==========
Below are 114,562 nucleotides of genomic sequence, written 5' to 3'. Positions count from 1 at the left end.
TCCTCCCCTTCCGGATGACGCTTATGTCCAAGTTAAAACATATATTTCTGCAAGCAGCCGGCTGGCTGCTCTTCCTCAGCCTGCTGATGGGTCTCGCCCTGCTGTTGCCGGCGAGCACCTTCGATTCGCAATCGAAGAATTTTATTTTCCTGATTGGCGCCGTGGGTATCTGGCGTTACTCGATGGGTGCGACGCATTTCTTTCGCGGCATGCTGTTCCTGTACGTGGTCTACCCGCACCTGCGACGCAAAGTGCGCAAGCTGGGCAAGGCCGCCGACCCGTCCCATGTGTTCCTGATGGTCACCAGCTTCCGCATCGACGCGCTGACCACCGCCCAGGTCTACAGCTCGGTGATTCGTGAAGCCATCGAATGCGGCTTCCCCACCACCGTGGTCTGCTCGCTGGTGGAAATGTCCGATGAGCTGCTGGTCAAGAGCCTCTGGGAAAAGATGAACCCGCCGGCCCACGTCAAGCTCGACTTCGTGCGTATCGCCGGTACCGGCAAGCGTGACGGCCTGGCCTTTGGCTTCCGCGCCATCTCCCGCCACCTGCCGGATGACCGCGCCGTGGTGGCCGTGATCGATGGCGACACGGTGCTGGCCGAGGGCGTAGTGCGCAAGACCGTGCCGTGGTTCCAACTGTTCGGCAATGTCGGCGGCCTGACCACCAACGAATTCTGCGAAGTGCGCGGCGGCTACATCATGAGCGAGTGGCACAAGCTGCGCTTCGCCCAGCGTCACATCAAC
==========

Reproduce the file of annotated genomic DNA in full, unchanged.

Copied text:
Below are 114,562 nucleotides of genomic sequence, written 5' to 3'. Positions count from 1 at the left end.
TCCTCCCCTTCCGGATGACGCTTATGTCCAAGTTAAAACATATATTTCTGCAAGCAGCCGGCTGGCTGCTCTTCCTCAGCCTGCTGATGGGTCTCGCCCTGCTGTTGCCGGCGAGCACCTTCGATTCGCAATCGAAGAATTTTATTTTCCTGATTGGCGCCGTGGGTATCTGGCGTTACTCGATGGGTGCGACGCATTTCTTTCGCGGCATGCTGTTCCTGTACGTGGTCTACCCGCACCTGCGACGCAAAGTGCGCAAGCTGGGCAAGGCCGCCGACCCGTCCCATGTGTTCCTGATGGTCACCAGCTTCCGCATCGACGCGCTGACCACCGCCCAGGTCTACAGCTCGGTGATTCGTGAAGCCATCGAATGCGGCTTCCCCACCACCGTGGTCTGCTCGCTGGTGGAAATGTCCGATGAGCTGCTGGTCAAGAGCCTCTGGGAAAAGATGAACCCGCCGGCCCACGTCAAGCTCGACTTCGTGCGTATCGCCGGTACCGGCAAGCGTGACGGCCTGGCCTTTGGCTTCCGCGCCATCTCCCGCCACCTGCCGGATGACCGCGCCGTGGTGGCCGTGATCGATGGCGACACGGTGCTGGCCGAGGGCGTAGTGCGCAAGACCGTGCCGTGGTTCCAACTGTTCGGCAATGTCGGCGGCCTGACCACCAACGAATTCTGCGAAGTGCGCGGCGGCTACATCATGAGCGAGTGGCACAAGCTGCGCTTCGCCCAGCGTCACATCAAC